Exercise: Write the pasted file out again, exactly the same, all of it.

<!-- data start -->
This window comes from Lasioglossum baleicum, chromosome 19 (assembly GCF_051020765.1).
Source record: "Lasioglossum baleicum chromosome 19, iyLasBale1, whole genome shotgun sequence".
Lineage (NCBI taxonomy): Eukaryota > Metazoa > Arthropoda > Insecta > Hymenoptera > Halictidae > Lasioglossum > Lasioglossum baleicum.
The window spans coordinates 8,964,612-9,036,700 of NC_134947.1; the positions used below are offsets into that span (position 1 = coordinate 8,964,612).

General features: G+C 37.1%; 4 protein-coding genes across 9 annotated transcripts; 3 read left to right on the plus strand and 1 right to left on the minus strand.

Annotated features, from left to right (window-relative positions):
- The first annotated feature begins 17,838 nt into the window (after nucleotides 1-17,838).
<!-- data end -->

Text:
This window comes from Lasioglossum baleicum, chromosome 19 (assembly GCF_051020765.1).
Source record: "Lasioglossum baleicum chromosome 19, iyLasBale1, whole genome shotgun sequence".
Lineage (NCBI taxonomy): Eukaryota > Metazoa > Arthropoda > Insecta > Hymenoptera > Halictidae > Lasioglossum > Lasioglossum baleicum.
The window spans coordinates 8,964,612-9,036,700 of NC_134947.1; the positions used below are offsets into that span (position 1 = coordinate 8,964,612).

General features: G+C 37.1%; 4 protein-coding genes across 9 annotated transcripts; 3 read left to right on the plus strand and 1 right to left on the minus strand.

Annotated features, from left to right (window-relative positions):
- The first annotated feature begins 17,838 nt into the window (after nucleotides 1-17,838).